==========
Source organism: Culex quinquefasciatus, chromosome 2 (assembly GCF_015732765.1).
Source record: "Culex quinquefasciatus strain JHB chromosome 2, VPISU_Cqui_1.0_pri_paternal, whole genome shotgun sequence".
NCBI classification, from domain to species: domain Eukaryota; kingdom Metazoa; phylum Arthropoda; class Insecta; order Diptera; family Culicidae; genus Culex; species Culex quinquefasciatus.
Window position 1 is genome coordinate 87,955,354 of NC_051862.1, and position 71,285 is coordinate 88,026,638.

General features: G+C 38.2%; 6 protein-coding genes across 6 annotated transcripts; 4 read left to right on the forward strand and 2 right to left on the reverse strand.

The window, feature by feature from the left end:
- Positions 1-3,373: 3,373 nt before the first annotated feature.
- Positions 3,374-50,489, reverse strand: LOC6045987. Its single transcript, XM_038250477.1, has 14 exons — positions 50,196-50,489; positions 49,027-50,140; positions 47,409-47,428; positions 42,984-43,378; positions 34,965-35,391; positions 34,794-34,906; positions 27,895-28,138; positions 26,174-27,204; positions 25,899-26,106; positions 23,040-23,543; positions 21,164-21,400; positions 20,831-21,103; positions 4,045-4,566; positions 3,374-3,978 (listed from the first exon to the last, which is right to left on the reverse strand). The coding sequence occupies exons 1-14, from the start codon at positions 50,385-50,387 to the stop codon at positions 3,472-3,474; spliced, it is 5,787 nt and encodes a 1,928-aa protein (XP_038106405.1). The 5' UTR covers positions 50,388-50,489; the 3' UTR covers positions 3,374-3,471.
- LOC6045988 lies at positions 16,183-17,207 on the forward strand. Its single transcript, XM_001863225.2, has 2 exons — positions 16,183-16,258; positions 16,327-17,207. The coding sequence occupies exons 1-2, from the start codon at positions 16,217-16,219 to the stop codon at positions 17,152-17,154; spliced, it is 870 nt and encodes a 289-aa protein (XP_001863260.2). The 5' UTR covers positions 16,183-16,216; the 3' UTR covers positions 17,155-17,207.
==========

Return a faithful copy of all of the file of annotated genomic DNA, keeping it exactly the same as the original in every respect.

Source organism: Culex quinquefasciatus, chromosome 2 (assembly GCF_015732765.1).
Source record: "Culex quinquefasciatus strain JHB chromosome 2, VPISU_Cqui_1.0_pri_paternal, whole genome shotgun sequence".
NCBI classification, from domain to species: domain Eukaryota; kingdom Metazoa; phylum Arthropoda; class Insecta; order Diptera; family Culicidae; genus Culex; species Culex quinquefasciatus.
Window position 1 is genome coordinate 87,955,354 of NC_051862.1, and position 71,285 is coordinate 88,026,638.

General features: G+C 38.2%; 6 protein-coding genes across 6 annotated transcripts; 4 read left to right on the forward strand and 2 right to left on the reverse strand.

The window, feature by feature from the left end:
- Positions 1-3,373: 3,373 nt before the first annotated feature.
- Positions 3,374-50,489, reverse strand: LOC6045987. Its single transcript, XM_038250477.1, has 14 exons — positions 50,196-50,489; positions 49,027-50,140; positions 47,409-47,428; positions 42,984-43,378; positions 34,965-35,391; positions 34,794-34,906; positions 27,895-28,138; positions 26,174-27,204; positions 25,899-26,106; positions 23,040-23,543; positions 21,164-21,400; positions 20,831-21,103; positions 4,045-4,566; positions 3,374-3,978 (listed from the first exon to the last, which is right to left on the reverse strand). The coding sequence occupies exons 1-14, from the start codon at positions 50,385-50,387 to the stop codon at positions 3,472-3,474; spliced, it is 5,787 nt and encodes a 1,928-aa protein (XP_038106405.1). The 5' UTR covers positions 50,388-50,489; the 3' UTR covers positions 3,374-3,471.
- LOC6045988 lies at positions 16,183-17,207 on the forward strand. Its single transcript, XM_001863225.2, has 2 exons — positions 16,183-16,258; positions 16,327-17,207. The coding sequence occupies exons 1-2, from the start codon at positions 16,217-16,219 to the stop codon at positions 17,152-17,154; spliced, it is 870 nt and encodes a 289-aa protein (XP_001863260.2). The 5' UTR covers positions 16,183-16,216; the 3' UTR covers positions 17,155-17,207.